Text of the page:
Longest record of continuous carbon flux data is now publicly available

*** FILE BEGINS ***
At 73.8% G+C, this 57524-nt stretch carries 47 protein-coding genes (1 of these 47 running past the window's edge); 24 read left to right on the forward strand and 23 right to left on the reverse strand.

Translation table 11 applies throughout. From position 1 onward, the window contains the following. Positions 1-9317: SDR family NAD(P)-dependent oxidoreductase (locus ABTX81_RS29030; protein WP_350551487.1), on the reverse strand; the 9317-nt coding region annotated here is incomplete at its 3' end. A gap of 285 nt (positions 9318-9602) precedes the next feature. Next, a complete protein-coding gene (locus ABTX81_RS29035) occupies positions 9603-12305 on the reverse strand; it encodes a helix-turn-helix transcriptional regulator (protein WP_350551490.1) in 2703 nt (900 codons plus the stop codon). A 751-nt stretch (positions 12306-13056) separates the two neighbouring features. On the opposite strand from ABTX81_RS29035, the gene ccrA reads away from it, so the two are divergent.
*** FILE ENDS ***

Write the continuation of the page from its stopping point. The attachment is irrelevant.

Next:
Around the world — from tundra to tropical forests, and a variety of ecosystems in between — environmental researchers have set up micrometeorological towers to monitor carbon, water, and energy fluxes, which are measurements of how carbon dioxide (CO2), water vapor and energy (heat) circulate between the soil, plants and atmosphere. Most of these sites have been continuously collecting data, some for nearly 25 years, monitoring ecosystem-level changes through periods of extreme droughts and rising global temperatures. Each of these sites contributes to a regional network — i.e. the European Network (Euroflux) or the Americas Network (AmeriFlux) — and the regional networks together comprise a global network called FLUXNET.

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